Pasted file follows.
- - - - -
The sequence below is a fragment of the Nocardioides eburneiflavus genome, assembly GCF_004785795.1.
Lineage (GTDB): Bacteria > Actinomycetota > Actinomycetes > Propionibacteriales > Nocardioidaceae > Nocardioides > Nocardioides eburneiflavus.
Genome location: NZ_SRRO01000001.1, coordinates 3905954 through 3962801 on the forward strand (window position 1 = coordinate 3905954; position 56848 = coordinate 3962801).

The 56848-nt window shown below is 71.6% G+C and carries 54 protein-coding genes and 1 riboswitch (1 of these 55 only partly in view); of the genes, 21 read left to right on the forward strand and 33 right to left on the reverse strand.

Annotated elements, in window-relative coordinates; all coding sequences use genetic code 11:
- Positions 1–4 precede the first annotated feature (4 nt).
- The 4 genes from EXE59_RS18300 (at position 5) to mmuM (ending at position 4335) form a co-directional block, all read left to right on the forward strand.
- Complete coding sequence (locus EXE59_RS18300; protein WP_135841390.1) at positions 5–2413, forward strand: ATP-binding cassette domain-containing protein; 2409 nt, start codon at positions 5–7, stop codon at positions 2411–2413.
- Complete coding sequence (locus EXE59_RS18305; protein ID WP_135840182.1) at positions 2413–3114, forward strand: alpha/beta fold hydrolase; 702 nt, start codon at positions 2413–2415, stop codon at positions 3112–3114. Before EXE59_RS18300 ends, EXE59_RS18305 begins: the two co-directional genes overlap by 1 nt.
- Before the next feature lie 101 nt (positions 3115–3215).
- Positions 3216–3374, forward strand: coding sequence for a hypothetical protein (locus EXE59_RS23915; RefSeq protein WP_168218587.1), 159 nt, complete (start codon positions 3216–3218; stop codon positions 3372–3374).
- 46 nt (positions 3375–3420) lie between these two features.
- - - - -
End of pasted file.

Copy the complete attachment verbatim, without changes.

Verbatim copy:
The sequence below is a fragment of the Nocardioides eburneiflavus genome, assembly GCF_004785795.1.
Lineage (GTDB): Bacteria > Actinomycetota > Actinomycetes > Propionibacteriales > Nocardioidaceae > Nocardioides > Nocardioides eburneiflavus.
Genome location: NZ_SRRO01000001.1, coordinates 3905954 through 3962801 on the forward strand (window position 1 = coordinate 3905954; position 56848 = coordinate 3962801).

The 56848-nt window shown below is 71.6% G+C and carries 54 protein-coding genes and 1 riboswitch (1 of these 55 only partly in view); of the genes, 21 read left to right on the forward strand and 33 right to left on the reverse strand.

Annotated elements, in window-relative coordinates; all coding sequences use genetic code 11:
- Positions 1–4 precede the first annotated feature (4 nt).
- The 4 genes from EXE59_RS18300 (at position 5) to mmuM (ending at position 4335) form a co-directional block, all read left to right on the forward strand.
- Complete coding sequence (locus EXE59_RS18300; protein WP_135841390.1) at positions 5–2413, forward strand: ATP-binding cassette domain-containing protein; 2409 nt, start codon at positions 5–7, stop codon at positions 2411–2413.
- Complete coding sequence (locus EXE59_RS18305; protein ID WP_135840182.1) at positions 2413–3114, forward strand: alpha/beta fold hydrolase; 702 nt, start codon at positions 2413–2415, stop codon at positions 3112–3114. Before EXE59_RS18300 ends, EXE59_RS18305 begins: the two co-directional genes overlap by 1 nt.
- Before the next feature lie 101 nt (positions 3115–3215).
- Positions 3216–3374, forward strand: coding sequence for a hypothetical protein (locus EXE59_RS23915; RefSeq protein WP_168218587.1), 159 nt, complete (start codon positions 3216–3218; stop codon positions 3372–3374).
- 46 nt (positions 3375–3420) lie between these two features.